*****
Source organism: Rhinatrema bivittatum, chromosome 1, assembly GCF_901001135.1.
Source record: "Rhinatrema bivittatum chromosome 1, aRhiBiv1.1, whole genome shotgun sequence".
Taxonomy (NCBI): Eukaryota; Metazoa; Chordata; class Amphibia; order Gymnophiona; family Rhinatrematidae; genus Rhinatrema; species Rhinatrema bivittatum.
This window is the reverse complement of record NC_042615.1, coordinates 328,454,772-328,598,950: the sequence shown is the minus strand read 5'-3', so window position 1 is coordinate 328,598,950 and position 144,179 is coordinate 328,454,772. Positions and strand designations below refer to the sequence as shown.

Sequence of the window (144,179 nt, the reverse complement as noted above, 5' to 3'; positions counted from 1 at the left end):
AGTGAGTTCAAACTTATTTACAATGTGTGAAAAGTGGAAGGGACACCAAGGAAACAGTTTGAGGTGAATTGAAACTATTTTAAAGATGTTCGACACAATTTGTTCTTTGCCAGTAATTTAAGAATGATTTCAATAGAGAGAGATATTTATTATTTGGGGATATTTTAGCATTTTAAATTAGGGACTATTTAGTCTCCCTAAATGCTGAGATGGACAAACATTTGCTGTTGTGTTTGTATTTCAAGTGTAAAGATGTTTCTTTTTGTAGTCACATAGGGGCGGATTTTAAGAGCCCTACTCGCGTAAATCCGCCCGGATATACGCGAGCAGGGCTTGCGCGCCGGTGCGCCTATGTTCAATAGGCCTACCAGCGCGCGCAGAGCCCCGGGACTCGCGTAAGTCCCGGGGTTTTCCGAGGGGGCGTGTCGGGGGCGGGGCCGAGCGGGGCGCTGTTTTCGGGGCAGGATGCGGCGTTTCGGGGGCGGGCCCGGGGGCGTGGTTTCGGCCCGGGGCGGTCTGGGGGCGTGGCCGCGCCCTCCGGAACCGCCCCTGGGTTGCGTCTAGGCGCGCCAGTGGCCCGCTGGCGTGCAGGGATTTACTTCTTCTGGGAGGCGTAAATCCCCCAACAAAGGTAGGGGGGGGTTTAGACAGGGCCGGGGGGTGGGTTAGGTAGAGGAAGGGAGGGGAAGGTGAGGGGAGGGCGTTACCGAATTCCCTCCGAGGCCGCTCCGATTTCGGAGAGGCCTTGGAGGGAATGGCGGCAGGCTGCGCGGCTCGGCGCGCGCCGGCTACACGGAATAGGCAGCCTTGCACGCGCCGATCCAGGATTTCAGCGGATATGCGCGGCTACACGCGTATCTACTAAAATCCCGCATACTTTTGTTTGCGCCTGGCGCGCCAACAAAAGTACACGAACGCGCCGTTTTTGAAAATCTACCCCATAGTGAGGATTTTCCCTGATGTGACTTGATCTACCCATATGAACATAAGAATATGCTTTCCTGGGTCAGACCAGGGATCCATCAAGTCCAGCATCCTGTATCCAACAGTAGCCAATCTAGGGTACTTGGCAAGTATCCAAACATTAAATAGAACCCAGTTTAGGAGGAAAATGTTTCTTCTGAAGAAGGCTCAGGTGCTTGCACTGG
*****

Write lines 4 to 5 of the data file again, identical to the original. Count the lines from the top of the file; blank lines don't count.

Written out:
This window is the reverse complement of record NC_042615.1, coordinates 328,454,772-328,598,950: the sequence shown is the minus strand read 5'-3', so window position 1 is coordinate 328,598,950 and position 144,179 is coordinate 328,454,772. Positions and strand designations below refer to the sequence as shown.

Sequence of the window (144,179 nt, the reverse complement as noted above, 5' to 3'; positions counted from 1 at the left end):